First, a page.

Novel loss-of-function variants in DIAPH1 associated with syndromic microcephaly, blindness, and early onset seizures

Almundher Al-Maawali, Brenda J. Barry, Anna Rajab, Malak El-Quessny, Ann Seman, Stephanie Newton Coury, A. James Barkovich, Edward Yang, Christopher A. Walsh, Ganeshwaran H. Mochida*, Joan M. Stoler

*Corresponding author for this work

Research output: Contribution to journalArticlepeer-review

31 Citations (Scopus)


Exome sequencing identified homozygous loss-of-function variants in DIAPH1 (c.2769delT; p.F923fs and c.3145C>T; p.R1049X) in four affected individuals from two unrelated consanguineous families. The affected individuals in our report were diagnosed with postnatal microcephaly, early-onset epilepsy, severe vision impairment, and pulmonary symptoms including bronchiectasis and recurrent respiratory infections. A heterozygous DIAPH1 mutation was originally reported in one family with autosomal dominant deafness. Recently, however, a homozygous nonsense DIAPH1 mutation (c.2332C4T; p.Q778X) was reported in five siblings in a single family affected by microcephaly, blindness, early onset seizures, developmental delay, and bronchiectasis. The role of DIAPH1 was supported using parametric linkage analysis, RNA and protein studies in their patients' cell lines and further studies in human neural progenitors cells and a diap1 knockout mouse. In this report, the proband was initially brought to medical attention for profound metopic synostosis. Additional concerns arose when his head circumference did not increase after surgical release at 5 months of age and he was diagnosed with microcephaly and epilepsy at 6 months of age. Clinical exome analysis identified a homozygous DIAPH1 mutation. Another homozygous DIAPH1 mutation was identified in the research exome analysis of a second family with three siblings presenting with a similar phenotype. Importantly, no hearing impairment is reported in the homozygous affected individuals or in the heterozygous carrier parents in any of the families demonstrating the autosomal recessive microcephaly phenotype. These additional families provide further evidence of the likely causal relationship between DIAPH1 mutations and a neurodevelopmental disorder.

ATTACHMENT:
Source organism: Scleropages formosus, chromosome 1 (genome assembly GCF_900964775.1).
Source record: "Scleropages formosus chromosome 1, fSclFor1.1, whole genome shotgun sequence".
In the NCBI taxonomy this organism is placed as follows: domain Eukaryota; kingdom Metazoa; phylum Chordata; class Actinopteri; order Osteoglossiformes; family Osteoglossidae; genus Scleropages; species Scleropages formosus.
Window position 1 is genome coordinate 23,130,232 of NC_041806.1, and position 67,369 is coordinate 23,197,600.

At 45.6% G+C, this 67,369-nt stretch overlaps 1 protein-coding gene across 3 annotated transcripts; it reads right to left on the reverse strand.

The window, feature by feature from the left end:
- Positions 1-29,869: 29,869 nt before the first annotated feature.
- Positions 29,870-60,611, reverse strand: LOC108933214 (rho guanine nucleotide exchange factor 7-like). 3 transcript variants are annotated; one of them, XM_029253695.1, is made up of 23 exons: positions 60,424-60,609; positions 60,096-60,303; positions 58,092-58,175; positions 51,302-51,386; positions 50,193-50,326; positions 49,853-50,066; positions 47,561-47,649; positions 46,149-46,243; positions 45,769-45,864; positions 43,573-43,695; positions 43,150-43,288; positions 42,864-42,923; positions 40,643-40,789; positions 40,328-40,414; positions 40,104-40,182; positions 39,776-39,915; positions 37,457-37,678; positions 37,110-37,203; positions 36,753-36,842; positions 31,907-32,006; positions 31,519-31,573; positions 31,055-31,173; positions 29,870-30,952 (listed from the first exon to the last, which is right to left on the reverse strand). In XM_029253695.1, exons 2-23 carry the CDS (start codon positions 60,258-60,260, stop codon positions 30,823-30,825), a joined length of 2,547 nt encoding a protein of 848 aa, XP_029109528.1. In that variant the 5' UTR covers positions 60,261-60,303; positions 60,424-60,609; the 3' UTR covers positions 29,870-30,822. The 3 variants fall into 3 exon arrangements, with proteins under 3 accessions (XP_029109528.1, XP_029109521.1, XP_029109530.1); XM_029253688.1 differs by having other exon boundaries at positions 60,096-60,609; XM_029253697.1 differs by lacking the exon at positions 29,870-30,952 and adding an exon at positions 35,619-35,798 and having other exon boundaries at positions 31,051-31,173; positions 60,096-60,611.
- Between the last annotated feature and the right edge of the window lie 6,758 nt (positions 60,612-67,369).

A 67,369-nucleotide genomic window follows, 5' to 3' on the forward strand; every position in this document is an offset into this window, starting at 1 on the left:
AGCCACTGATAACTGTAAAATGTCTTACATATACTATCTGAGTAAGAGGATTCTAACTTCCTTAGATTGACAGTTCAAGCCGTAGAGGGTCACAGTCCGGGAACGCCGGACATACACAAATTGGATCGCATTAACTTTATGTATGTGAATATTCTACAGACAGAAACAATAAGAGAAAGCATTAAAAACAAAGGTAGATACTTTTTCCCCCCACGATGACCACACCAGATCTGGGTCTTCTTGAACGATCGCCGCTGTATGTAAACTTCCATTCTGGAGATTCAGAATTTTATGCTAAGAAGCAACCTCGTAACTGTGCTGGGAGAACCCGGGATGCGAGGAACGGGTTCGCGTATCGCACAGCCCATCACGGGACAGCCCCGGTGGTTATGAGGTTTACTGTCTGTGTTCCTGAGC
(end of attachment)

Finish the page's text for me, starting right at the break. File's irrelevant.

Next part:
Original languageEnglish
Pages (from-to)435-440
Number of pages6
JournalAmerican Journal of Medical Genetics, Part A
Issue number2
Publication statusPublished - Feb 1 2016


  • Blindness
  • DIAPH1
  • Deafness
  • Intellectual disability
  • Microcephaly
  • Seizures

ASJC Scopus subject areas

  • Genetics
  • Genetics(clinical)


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